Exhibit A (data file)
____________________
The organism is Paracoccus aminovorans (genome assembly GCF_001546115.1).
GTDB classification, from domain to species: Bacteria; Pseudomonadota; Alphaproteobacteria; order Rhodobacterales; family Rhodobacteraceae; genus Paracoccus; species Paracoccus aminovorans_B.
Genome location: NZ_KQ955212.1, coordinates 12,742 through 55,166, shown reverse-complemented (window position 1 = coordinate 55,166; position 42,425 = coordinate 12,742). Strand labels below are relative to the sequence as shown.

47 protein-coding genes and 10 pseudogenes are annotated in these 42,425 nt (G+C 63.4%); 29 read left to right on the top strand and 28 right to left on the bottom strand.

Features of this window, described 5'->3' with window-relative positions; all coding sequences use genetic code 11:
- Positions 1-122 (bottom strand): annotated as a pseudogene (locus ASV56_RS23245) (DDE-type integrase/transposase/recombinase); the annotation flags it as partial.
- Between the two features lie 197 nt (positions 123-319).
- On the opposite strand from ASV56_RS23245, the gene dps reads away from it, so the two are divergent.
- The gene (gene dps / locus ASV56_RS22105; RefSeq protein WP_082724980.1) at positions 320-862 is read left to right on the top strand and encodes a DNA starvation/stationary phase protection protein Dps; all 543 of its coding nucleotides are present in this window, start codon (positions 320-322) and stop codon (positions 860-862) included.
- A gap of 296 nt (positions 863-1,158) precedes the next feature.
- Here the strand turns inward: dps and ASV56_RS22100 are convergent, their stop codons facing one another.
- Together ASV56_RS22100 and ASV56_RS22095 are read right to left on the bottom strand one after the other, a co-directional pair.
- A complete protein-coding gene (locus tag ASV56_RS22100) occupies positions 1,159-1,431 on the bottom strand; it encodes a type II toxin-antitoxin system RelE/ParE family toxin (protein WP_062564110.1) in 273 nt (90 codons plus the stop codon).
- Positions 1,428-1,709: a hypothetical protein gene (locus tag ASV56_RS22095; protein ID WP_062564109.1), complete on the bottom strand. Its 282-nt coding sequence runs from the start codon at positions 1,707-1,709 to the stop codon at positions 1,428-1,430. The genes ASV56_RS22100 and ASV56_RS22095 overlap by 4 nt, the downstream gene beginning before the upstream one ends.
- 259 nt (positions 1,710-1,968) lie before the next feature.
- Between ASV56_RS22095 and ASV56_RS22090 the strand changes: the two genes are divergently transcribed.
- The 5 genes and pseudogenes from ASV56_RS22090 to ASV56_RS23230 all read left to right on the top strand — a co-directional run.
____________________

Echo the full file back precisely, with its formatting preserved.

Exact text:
The organism is Paracoccus aminovorans (genome assembly GCF_001546115.1).
GTDB classification, from domain to species: Bacteria; Pseudomonadota; Alphaproteobacteria; order Rhodobacterales; family Rhodobacteraceae; genus Paracoccus; species Paracoccus aminovorans_B.
Genome location: NZ_KQ955212.1, coordinates 12,742 through 55,166, shown reverse-complemented (window position 1 = coordinate 55,166; position 42,425 = coordinate 12,742). Strand labels below are relative to the sequence as shown.

47 protein-coding genes and 10 pseudogenes are annotated in these 42,425 nt (G+C 63.4%); 29 read left to right on the top strand and 28 right to left on the bottom strand.

Features of this window, described 5'->3' with window-relative positions; all coding sequences use genetic code 11:
- Positions 1-122 (bottom strand): annotated as a pseudogene (locus ASV56_RS23245) (DDE-type integrase/transposase/recombinase); the annotation flags it as partial.
- Between the two features lie 197 nt (positions 123-319).
- On the opposite strand from ASV56_RS23245, the gene dps reads away from it, so the two are divergent.
- The gene (gene dps / locus ASV56_RS22105; RefSeq protein WP_082724980.1) at positions 320-862 is read left to right on the top strand and encodes a DNA starvation/stationary phase protection protein Dps; all 543 of its coding nucleotides are present in this window, start codon (positions 320-322) and stop codon (positions 860-862) included.
- A gap of 296 nt (positions 863-1,158) precedes the next feature.
- Here the strand turns inward: dps and ASV56_RS22100 are convergent, their stop codons facing one another.
- Together ASV56_RS22100 and ASV56_RS22095 are read right to left on the bottom strand one after the other, a co-directional pair.
- A complete protein-coding gene (locus tag ASV56_RS22100) occupies positions 1,159-1,431 on the bottom strand; it encodes a type II toxin-antitoxin system RelE/ParE family toxin (protein WP_062564110.1) in 273 nt (90 codons plus the stop codon).
- Positions 1,428-1,709: a hypothetical protein gene (locus tag ASV56_RS22095; protein ID WP_062564109.1), complete on the bottom strand. Its 282-nt coding sequence runs from the start codon at positions 1,707-1,709 to the stop codon at positions 1,428-1,430. The genes ASV56_RS22100 and ASV56_RS22095 overlap by 4 nt, the downstream gene beginning before the upstream one ends.
- 259 nt (positions 1,710-1,968) lie before the next feature.
- Between ASV56_RS22095 and ASV56_RS22090 the strand changes: the two genes are divergently transcribed.
- The 5 genes and pseudogenes from ASV56_RS22090 to ASV56_RS23230 all read left to right on the top strand — a co-directional run.